“Religion and science in India are not like in your country. I don’t think religion and science have anything to do with each other here, but if you really want to talk that would be fine.”   That’s an amalgamation of what dozens of Indian scientists and engineers said to me (an American) when I invited them to interviews about the relationship between religion and science in contemporary India. Of course, that was before Prime Minister Modi publicly promoted the belief that ancient Indians possessed modern technology, a belief that I came across in my fieldwork and was thus unsurprised to see become politically relevant in 2014.   My new book, Temples of Modernity: Nationalism, Hinduism, and Transhumanism in South Indian Science (Lexington 2018) was born out of

By |2018-11-04T12:18:12+01:00November 3rd, 2018|Categories: Blog, News|

The Dialogue Between Science and Religion in an Orthodox Country, by Magda Stavinschi

I am an astronomer and a Christian Orthodox. During the Communist era, I kept my faith in the family. This was a time when the Bible was discreetly kept at home, protected from the eyes of an uninvited guest, and when school education was atheistic-scientific (note the order of the words here!). It is hard to imagine the void not only in our souls, but also in the Romanian culture, that still preserved its faith as it was centuries ago, only in the monasteries – the ones that remained anyway. Who could answer my questions standing alone in the wide-open astronomical dome facing the stars?   The fall of Communism in Romania in December 1989 certainly led to the freedom of faith, among other things. In my country,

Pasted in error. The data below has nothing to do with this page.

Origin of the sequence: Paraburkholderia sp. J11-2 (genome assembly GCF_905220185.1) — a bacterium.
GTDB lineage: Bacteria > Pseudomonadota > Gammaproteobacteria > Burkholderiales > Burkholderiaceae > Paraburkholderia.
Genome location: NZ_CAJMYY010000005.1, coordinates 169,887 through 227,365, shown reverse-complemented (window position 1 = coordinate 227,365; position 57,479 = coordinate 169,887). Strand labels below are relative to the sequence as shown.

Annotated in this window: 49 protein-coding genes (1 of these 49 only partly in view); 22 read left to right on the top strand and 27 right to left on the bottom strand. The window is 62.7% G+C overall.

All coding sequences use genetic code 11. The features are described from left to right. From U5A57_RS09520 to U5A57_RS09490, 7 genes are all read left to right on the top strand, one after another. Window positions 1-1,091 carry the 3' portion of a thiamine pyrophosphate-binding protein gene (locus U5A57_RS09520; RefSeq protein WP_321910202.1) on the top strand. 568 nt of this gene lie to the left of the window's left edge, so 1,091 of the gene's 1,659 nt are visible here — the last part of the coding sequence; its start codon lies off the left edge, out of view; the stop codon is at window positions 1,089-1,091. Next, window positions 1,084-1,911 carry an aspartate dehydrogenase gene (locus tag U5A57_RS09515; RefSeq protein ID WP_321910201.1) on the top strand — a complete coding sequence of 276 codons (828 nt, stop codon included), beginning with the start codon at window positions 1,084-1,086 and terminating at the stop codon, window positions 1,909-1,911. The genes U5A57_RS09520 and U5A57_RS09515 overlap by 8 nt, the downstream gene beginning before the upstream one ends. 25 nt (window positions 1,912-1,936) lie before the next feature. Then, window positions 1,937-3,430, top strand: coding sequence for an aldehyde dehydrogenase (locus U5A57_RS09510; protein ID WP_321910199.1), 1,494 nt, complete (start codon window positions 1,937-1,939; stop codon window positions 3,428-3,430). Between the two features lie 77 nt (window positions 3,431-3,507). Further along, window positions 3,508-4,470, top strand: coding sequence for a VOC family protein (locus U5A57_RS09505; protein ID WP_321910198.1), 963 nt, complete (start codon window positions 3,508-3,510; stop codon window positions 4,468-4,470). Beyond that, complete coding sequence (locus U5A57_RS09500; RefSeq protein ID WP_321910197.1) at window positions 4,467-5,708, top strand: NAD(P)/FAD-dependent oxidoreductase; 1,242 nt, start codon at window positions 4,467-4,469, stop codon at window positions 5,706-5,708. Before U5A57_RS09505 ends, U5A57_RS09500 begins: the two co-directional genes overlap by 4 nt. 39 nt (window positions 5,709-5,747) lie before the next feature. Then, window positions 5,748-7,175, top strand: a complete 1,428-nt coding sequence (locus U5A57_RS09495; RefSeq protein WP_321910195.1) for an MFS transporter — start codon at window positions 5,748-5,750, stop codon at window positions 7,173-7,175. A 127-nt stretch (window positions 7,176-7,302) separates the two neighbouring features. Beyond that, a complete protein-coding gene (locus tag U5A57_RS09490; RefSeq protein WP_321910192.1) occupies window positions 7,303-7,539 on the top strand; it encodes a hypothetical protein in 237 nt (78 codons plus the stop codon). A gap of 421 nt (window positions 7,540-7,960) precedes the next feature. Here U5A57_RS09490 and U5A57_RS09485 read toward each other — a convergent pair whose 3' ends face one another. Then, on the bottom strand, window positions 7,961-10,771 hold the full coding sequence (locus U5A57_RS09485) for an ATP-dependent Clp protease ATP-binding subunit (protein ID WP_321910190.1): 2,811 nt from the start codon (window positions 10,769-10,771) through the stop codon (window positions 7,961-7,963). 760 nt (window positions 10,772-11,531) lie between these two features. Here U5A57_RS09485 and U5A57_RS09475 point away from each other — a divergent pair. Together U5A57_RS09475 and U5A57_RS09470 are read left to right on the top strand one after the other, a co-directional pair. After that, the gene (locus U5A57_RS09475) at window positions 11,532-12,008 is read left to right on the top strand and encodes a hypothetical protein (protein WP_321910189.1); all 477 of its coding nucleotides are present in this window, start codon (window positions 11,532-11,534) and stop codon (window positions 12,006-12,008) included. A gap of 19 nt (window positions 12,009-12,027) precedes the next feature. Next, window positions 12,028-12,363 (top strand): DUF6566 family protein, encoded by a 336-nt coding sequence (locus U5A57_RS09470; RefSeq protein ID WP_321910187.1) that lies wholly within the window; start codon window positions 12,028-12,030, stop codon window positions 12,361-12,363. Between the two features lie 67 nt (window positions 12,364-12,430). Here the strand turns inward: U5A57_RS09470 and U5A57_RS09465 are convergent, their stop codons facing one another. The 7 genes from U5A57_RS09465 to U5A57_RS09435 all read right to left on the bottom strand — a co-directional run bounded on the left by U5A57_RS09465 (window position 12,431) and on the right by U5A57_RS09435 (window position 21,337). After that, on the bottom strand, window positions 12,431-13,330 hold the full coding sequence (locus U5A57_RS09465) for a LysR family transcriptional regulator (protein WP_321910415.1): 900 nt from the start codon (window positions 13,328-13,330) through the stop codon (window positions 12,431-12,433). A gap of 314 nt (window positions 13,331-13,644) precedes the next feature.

By |2018-10-02T17:22:42+01:00October 1st, 2018|Categories: Blog, News|

ISSR Project: Religion and the Social Brain, by Fraser Watts

ISSR is currently running a major research project on Religion and the Social Brain, directed by Michael J. Reiss and co-ordinated by myself, with a grant of £759,320 from the Templeton Religion Trust. The ‘social brain’ theory of human evolution has been developed by Robin Dunbar, a Fellow of ISSR, who is one of the key researchers on the project. Other ISSR Fellows working on it are Léon Turner and Miguel Farias. There are subgrants to the University of Oxford and to Coventry University. ‘Social Brain’ is a broad approach to human evolution, unlike the Cognitive Science of Religion which focuses specifically on religion. There is an outline of the Social Brain theory in Dunbar’s Pelican Introduction to Human Evolution. Though he takes a view of how and

By |2018-09-07T12:16:44+01:00September 7th, 2018|Categories: Blog|

A 21st Century Debate on Science and Religion, by Shiva Khalili

  A 21st Century Debate on Science and Religion (2017), published by Cambridge Scholars Publishing was edited by Professor Fraser Watts, Dr Harris Wiseman and myself, Professor Shiva Khalili. The book is made up of 12 chapters, written by selected speakers from the Vienna Congress ‘Science and/or Religion: a 21st Century Debate’. The congress was held as a joint project between the 27-29th August 2015, at the Sigmund Freud University in Vienna, Austria.   For me the book also marks a milestone within a personal journey, my own inner dialogue and debate regarding the question of ‘science and/or religion?’ This question is part of my reflections on my own meaning-giving beliefs and narratives; and furthermore, reflects challenges within my religious, national and gender identities. As a Muslim Iranian,

By |2018-07-30T17:17:08+01:00July 30th, 2018|Categories: Blog, News|